A recent study shows a lack of literature for apps designed to help patients with mental health issues.
The study, published in the Journal of Medical Internet Research, found that a few apps were adequately studied and demonstrated efficacy, but the real story is that there is very little literature for the majority of mental health apps.
The study began with a literature search that yielded 4997 abstracts of which only 8 met the inclusion criteria (evaluating only 5 apps).
To be included, studies were required to “examine the effects of mental health apps on mental health symptoms or disorders,” evaluate software that is directly downloadable on a mobile device, and include intervention and control groups.
The apps evaluated in the study were Mobilyze!, mobiletype, DBT Coach, Mobile Stress Management, and the Get Happy Program. According to the study’s authors, their evaluation showed “promising results.” Of the 5 apps studied, only mobiletype “failed to yield any significant direct effect on depression, although a significant indirect effect was found…through the direct effect of increased [emotional self-awareness].”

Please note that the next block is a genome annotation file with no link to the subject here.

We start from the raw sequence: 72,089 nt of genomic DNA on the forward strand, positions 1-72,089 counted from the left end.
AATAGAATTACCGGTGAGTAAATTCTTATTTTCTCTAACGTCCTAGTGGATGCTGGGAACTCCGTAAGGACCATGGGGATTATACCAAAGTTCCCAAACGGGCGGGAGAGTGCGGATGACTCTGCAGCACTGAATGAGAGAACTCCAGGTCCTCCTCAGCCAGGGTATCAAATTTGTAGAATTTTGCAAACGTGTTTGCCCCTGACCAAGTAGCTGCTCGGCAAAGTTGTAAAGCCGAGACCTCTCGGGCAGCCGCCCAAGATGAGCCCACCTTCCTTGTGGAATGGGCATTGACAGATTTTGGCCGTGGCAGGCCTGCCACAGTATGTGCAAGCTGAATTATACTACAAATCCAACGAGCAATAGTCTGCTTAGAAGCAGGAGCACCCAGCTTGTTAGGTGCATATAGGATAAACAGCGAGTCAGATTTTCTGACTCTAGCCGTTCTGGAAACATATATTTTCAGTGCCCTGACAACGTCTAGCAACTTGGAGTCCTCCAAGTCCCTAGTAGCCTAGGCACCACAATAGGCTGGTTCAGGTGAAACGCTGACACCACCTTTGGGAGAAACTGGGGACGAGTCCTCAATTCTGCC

Unfortunately, the fact that only 8 studies evaluating 5 apps met the inclusion criteria shows that there is a significant lack of literature regarding the majority of mental health apps available. In their conclusion, the authors of the study note, “The public needs to be educated on how to identify the few evidence-based mental health apps available in the public domain to date.” While this is true, it is important for healthcare providers to understand the lack of evidence for many apps currently on the market and consider steering their patients to better validated products.